On December 5th, 2005, Eric Bischoff was fired on Monday Night Raw as the General Manager and thrown out of the arena in a garbage truck. The show included a trial to decide whether Bischoff should keep his job or not, which resulted in John Cena giving him an Attitude Adjustment and Vince McMahon firing him.
On the latest episode of the 83 Weeks Podcast, Eric Bischoff talked about being fired live on RAW in 2005, and how it felt to be thrown in a garbage truck. Bischoff actually said he loved the idea and thought it was the perfect way to tie a bow on his career in WWE and the wrestling business at the time.
“Absolutely not, I loved this idea,” Bischoff said. “It was time. I was bored with my performances because they were redundant, they were the same thing over and over again. I wanted to go out in a memorable way, I wanted it to be positive in terms of what it contributed [to the business].”
“I didn’t know there was such a thing as TNA back in the day. I didn’t know there would be something called AEW back then, so, for me in my mind, this was it. This was going to be the last time I’m ever going to be in front of a camera. It was so important to me for it to be the absolute best performance I was capable of giving.”
Bischoff also mentioned the original script for the ending having John Cena be the one to put him into the garbage truck and drive off. He said as good as that ending sounded, Cena wasn’t the right fit for that role.
“I looked at the script and it was different,” Bischoff said. “It was one of the only times in WWE that I ever picked up the phone and said, ‘Hey, I got a different idea for this – would you be willing to listen to it?’ It was the finish, it was the garbage truck scene.”
Bischoff continued to say that the decision to call and have the script change occur was because in his mind, Vince and him being the lasting image was a better move. He also said Vince completely agreed with him when he called, and made sure that change was made for the show’s ending.
“I had no idea what the future was going to hold, but in my mind, this was the last time I was ever going to appear in WWE,” Bischoff said. “I thought the beginning of my story in WWE didn’t start in WWE, it started in WCW. The reason I ended up in WWE is because of that story in WCW and the battle between Vince McMahon and I. I thought, if we’re going to end this story, let’s let the end hang on the beginning. And that beginning is Eric Bischoff and Vince McMahon.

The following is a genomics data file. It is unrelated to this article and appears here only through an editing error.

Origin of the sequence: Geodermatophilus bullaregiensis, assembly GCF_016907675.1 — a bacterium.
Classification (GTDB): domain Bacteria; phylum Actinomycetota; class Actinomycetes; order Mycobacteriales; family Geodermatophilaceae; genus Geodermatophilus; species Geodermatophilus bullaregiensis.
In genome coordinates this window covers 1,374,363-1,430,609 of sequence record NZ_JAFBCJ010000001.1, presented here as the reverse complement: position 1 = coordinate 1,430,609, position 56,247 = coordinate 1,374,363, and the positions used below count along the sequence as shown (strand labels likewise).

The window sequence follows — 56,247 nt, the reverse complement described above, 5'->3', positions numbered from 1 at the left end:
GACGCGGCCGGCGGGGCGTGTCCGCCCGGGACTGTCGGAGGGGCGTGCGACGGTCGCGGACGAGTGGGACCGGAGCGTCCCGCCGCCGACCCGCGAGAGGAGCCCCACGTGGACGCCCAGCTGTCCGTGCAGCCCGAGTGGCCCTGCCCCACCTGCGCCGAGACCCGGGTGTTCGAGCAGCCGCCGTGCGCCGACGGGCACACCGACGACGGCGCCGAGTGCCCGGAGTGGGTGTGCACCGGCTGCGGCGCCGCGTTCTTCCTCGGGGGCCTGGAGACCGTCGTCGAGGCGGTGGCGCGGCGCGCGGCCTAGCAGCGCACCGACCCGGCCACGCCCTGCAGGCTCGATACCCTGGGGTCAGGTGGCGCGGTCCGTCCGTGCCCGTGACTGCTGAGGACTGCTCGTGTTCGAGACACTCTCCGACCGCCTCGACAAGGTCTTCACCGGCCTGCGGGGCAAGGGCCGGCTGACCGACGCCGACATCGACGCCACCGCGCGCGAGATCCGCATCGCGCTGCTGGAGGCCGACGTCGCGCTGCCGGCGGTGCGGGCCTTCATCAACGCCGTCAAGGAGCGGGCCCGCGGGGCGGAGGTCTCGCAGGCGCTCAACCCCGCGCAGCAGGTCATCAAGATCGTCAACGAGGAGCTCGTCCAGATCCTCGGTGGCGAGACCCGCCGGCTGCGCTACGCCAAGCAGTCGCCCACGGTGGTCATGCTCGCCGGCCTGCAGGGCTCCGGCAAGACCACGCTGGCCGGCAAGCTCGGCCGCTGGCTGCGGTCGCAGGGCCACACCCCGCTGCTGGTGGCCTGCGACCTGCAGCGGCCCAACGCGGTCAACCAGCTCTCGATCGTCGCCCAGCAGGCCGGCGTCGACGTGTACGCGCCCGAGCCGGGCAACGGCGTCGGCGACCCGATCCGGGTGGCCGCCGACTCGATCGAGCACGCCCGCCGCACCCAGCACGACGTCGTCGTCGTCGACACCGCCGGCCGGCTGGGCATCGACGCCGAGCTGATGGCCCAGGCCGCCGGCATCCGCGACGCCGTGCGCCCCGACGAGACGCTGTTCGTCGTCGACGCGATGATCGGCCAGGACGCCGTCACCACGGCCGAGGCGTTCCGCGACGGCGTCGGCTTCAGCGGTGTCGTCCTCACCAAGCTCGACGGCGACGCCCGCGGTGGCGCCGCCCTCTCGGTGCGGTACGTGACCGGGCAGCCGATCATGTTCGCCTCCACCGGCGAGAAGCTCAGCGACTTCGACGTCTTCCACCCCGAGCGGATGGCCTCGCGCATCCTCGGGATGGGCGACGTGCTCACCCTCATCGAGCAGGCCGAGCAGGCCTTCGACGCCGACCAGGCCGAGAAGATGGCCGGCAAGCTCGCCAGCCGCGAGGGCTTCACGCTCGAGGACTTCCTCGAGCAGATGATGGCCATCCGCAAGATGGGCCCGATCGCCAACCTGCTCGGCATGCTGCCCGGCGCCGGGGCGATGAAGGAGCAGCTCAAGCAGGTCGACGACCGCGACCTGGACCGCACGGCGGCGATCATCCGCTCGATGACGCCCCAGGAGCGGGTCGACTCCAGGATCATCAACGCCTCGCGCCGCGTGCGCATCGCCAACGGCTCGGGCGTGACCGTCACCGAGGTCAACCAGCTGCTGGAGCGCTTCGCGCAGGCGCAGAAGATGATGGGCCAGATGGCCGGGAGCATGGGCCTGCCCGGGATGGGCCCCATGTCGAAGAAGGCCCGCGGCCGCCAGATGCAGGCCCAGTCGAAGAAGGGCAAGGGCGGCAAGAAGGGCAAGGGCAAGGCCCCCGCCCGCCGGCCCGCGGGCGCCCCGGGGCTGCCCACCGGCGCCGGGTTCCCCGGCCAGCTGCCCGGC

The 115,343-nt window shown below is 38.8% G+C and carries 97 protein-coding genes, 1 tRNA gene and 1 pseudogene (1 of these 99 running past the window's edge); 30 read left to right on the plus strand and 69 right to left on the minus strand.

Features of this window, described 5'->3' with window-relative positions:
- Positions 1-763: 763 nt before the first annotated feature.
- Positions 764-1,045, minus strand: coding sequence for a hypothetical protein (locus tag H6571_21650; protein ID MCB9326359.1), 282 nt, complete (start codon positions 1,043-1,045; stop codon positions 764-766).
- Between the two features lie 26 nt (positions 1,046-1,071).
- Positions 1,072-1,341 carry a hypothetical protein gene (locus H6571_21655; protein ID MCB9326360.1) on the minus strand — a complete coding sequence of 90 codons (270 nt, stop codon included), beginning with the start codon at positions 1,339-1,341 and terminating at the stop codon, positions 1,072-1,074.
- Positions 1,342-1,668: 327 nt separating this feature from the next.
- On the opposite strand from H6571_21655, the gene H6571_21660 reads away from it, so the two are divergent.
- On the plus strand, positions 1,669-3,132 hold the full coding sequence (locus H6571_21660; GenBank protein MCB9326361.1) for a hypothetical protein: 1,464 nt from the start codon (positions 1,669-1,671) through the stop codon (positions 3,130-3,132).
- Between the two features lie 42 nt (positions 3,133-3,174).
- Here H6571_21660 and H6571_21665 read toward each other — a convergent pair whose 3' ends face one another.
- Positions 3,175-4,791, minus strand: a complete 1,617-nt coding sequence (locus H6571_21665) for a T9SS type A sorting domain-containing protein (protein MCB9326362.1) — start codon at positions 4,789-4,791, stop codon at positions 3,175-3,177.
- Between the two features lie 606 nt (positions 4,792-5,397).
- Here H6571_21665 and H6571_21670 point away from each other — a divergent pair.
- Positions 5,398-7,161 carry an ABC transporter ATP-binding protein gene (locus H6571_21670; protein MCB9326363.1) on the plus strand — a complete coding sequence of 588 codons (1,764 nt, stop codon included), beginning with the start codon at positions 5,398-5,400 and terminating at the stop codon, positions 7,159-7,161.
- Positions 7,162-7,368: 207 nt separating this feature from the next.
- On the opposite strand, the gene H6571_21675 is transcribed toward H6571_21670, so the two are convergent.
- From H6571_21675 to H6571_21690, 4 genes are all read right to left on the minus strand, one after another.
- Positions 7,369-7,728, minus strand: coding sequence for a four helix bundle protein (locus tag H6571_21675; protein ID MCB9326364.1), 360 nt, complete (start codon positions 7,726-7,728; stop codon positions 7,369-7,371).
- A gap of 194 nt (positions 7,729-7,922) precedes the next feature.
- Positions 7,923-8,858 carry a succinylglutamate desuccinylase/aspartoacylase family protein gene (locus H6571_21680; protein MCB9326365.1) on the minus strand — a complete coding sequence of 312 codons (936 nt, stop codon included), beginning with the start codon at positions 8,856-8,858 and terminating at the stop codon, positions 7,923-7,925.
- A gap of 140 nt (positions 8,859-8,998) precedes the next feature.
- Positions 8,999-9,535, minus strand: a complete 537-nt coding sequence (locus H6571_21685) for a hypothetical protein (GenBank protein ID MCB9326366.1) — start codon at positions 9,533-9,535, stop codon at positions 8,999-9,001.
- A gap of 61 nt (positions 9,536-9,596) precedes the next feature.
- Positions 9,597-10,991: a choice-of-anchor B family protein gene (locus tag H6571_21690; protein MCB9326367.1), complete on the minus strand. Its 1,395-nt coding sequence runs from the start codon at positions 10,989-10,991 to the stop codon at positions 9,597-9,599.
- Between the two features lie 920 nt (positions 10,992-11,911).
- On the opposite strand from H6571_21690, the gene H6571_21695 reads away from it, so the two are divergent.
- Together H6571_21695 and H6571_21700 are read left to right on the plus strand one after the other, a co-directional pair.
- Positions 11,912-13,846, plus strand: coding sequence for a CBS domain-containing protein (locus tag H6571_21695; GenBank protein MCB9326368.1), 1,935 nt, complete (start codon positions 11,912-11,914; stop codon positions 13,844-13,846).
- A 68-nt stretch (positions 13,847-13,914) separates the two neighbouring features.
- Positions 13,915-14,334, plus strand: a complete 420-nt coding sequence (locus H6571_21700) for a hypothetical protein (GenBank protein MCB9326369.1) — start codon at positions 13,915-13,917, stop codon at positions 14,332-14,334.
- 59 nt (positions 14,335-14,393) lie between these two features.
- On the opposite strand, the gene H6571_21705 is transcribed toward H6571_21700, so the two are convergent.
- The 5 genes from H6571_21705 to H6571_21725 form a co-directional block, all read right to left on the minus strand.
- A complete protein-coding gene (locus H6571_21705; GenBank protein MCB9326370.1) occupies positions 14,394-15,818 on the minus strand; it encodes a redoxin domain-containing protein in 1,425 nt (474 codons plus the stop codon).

“As cool as it would have been as a moment for John Cena, it wouldn’t have been that valuable for John Cena. That was the decision I made. I called Vince and said, ‘Maybe it would be better if it was you, Vince, that took me off and threw me in a dump truck and took off. That way the beginning of my story in WWE and end made more sense.’ And that’s the way it ended, and I thought it was perfect.”
Bischoff continued to stress the fact that he felt his career was truly over after this night in 2005. He also mentioned that nobody came to him and thanked him for his time with the company. Bischoff described what happened right after he left the garbage truck and left the arena.
“I really believed this was the end of my career and I was fine with it,” Bischoff said. “Vince got out about the same time they pulled me out the compactor. I crawled out of the truck, and I looked over at Vince and he looked back at me. He gave me a thumbs up and I went back, got my bag, and that was it. I didn’t say goodbye to anybody, I didn’t go hug anybody, I didn’t shake anybody’s hands. Not because I was angry, just because I thought this is it. It’s been a fun ride.
“Nobody said goodbye, nobody came to pat me on the back. Not that I needed it, but I think it would’ve been what one would expect. But it didn’t bother me – I just felt like I did it, I accomplished exactly what I set out to accomplish. I didn’t even really think about what didn’t happen ’til just now.”
If you use any of the quotes in this article, please credit 83 Weeks with a h/t to Wrestling Inc. for the transcription.